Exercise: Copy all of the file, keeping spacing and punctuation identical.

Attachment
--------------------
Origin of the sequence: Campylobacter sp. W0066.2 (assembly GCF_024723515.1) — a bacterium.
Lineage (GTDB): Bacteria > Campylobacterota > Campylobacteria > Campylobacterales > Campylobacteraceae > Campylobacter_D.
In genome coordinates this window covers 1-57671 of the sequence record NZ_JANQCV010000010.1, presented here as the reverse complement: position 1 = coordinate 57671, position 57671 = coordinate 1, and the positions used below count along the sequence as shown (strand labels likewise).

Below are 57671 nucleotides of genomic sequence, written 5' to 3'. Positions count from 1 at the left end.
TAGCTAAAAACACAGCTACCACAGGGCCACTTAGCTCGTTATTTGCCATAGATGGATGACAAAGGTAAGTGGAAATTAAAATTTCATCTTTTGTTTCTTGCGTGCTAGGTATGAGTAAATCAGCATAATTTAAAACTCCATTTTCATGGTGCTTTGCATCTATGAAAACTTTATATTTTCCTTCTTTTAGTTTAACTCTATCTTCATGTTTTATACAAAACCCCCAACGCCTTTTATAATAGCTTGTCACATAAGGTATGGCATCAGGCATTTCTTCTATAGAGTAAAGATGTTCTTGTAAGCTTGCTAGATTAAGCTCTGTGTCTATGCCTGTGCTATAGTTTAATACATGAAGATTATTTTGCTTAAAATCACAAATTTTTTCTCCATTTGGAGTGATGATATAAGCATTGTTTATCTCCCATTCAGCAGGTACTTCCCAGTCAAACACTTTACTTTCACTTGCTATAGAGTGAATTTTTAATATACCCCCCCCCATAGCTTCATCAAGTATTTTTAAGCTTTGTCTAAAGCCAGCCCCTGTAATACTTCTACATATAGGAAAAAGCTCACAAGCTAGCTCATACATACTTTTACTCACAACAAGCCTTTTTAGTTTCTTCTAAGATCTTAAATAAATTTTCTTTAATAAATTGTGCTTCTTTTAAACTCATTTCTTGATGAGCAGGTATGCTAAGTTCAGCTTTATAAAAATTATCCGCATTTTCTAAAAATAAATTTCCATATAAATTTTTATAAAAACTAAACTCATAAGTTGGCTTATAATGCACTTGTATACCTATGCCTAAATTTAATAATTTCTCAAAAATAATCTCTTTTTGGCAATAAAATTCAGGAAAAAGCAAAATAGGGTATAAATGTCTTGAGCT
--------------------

Origin of the sequence: Campylobacter sp. W0066.2 (assembly GCF_024723515.1) — a bacterium.
Lineage (GTDB): Bacteria > Campylobacterota > Campylobacteria > Campylobacterales > Campylobacteraceae > Campylobacter_D.
In genome coordinates this window covers 1-57671 of the sequence record NZ_JANQCV010000010.1, presented here as the reverse complement: position 1 = coordinate 57671, position 57671 = coordinate 1, and the positions used below count along the sequence as shown (strand labels likewise).

Below are 57671 nucleotides of genomic sequence, written 5' to 3'. Positions count from 1 at the left end.
TAGCTAAAAACACAGCTACCACAGGGCCACTTAGCTCGTTATTTGCCATAGATGGATGACAAAGGTAAGTGGAAATTAAAATTTCATCTTTTGTTTCTTGCGTGCTAGGTATGAGTAAATCAGCATAATTTAAAACTCCATTTTCATGGTGCTTTGCATCTATGAAAACTTTATATTTTCCTTCTTTTAGTTTAACTCTATCTTCATGTTTTATACAAAACCCCCAACGCCTTTTATAATAGCTTGTCACATAAGGTATGGCATCAGGCATTTCTTCTATAGAGTAAAGATGTTCTTGTAAGCTTGCTAGATTAAGCTCTGTGTCTATGCCTGTGCTATAGTTTAATACATGAAGATTATTTTGCTTAAAATCACAAATTTTTTCTCCATTTGGAGTGATGATATAAGCATTGTTTATCTCCCATTCAGCAGGTACTTCCCAGTCAAACACTTTACTTTCACTTGCTATAGAGTGAATTTTTAATATACCCCCCCCCATAGCTTCATCAAGTATTTTTAAGCTTTGTCTAAAGCCAGCCCCTGTAATACTTCTACATATAGGAAAAAGCTCACAAGCTAGCTCATACATACTTTTACTCACAACAAGCCTTTTTAGTTTCTTCTAAGATCTTAAATAAATTTTCTTTAATAAATTGTGCTTCTTTTAAACTCATTTCTTGATGAGCAGGTATGCTAAGTTCAGCTTTATAAAAATTATCCGCATTTTCTAAAAATAAATTTCCATATAAATTTTTATAAAAACTAAACTCATAAGTTGGCTTATAATGCACTTGTATACCTATGCCTAAATTTAATAATTTCTCAAAAATAATCTCTTTTTGGCAATAAAATTCAGGAAAAAGCAAAATAGGGTATAAATGTCTTGAGCT